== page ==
Beam Retrns to DAA/OKC with Experience Gained on Both Sides of the
Beam has returned to Dealers Auto Auction of Oklahoma City (DAA/OKC)
as the auction's general manager, armed with the experience he has
gained from working both sides of the auction block. Beam held the
post of general manager when he left DAA/OKC in 2012 to work for
Express Credit Auto, the largest buy here-pay here operation in
return to the auction in April 2017 was hailed by auction staff and
customers alike, all of whom will reap the benefits of his five-year
stint in the retail side of the vehicle industry, which has left him
wiser and better able to build on the culture of superior service
that sets DAA/OKC apart from the competition.
to DAA/OKC is quite literally a return to the family business for
Beam. The auction's owner, Smith, is Beam's father-in-law, and
Beam's wife, Nicki, continues to work at the auction as
pull of family is strong, and I decided it was time to return to DAA/OKC,"
Beam said. "I am delighted to be back. I love the auction
industry, and consider it an honor to serve as the general manager
at a facility that is both a member of the NAAA and the ServNet
a member of ServNet is a key part of our access to National Accounts
through exposure at the corporate level and the many industry
functions that ServNet coordinates throughout the year,"
explains Beam, adding that DAA/OKC has been a member of the ServNet
auction group since 2004. "There is also tremendous value in
being able to benchmark DAA/OKC's metrics against 20 of the top
Independent auctions in the country, as well as having access to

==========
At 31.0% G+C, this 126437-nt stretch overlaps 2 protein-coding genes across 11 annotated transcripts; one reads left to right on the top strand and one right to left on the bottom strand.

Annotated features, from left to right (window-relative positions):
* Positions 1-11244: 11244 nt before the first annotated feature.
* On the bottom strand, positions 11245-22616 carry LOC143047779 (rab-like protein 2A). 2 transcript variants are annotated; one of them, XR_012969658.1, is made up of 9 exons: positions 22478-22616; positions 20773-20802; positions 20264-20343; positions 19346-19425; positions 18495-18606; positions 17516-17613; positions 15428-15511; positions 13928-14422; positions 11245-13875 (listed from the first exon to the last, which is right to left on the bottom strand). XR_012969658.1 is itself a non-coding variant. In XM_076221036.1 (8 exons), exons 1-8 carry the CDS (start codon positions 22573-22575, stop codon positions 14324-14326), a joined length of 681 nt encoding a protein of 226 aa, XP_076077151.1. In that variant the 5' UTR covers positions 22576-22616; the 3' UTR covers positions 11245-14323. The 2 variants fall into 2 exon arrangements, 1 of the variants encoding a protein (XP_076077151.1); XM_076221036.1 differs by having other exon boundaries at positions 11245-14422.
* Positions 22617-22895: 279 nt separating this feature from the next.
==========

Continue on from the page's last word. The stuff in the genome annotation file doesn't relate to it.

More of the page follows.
each of those auction owners who have decades of experience in the
ServNet auction owners and executive team received the news that
Bruce Beam had returned to DAA/OKC with great enthusiasm," says
Kevin Brown, ServNet's president, who notes that Beam had previously
served as ServNet's treasurer. "We have great respect for him,
and admire his knowledge and experience. We have all benefited from
his work on behalf of ServNet in the past, and look forward to
renewing our collaboration with him."
got his start in the auction business shortly after he graduated
from Kansas State University. He responded to an ad for an officer
manager at DAA/OKC, and owner Gary Smith hired him in 1992. Beam
became assistant general manager to Smith in 1994, and was promoted
to general manager in 1998, helping to steer the auction through a
time of change.
I first got to the auction in 1992, we were moving about 45,000 cars
through the lanes," Beam remembers. "By 2004-2005, our
volume had doubled, and we were processing nearly 97,000 vehicles
with Ford, General Motors and other factory and off-lease
and technology reduced those kinds of numbers, and the auction
obviously had to do some restructuring, and we had to adjust to the
changes in the industry," Beam said. "So we worked at
improving our technology and focused on doubling our technology
left the auction in 2012 to do consulting work when he was
approached by Express Credit Auto, the largest buy here-pay here
dealership in Oklahoma with five locations.
I worked for Express Credit Auto, I had the opportunity to
experience the auction business from the other side of the auction
block, as I attended several live auctions every week," said
Beam. He notes that during his time with Express Auto Credit he
purchased vehicles at over 35 different Manheim, ADESA, and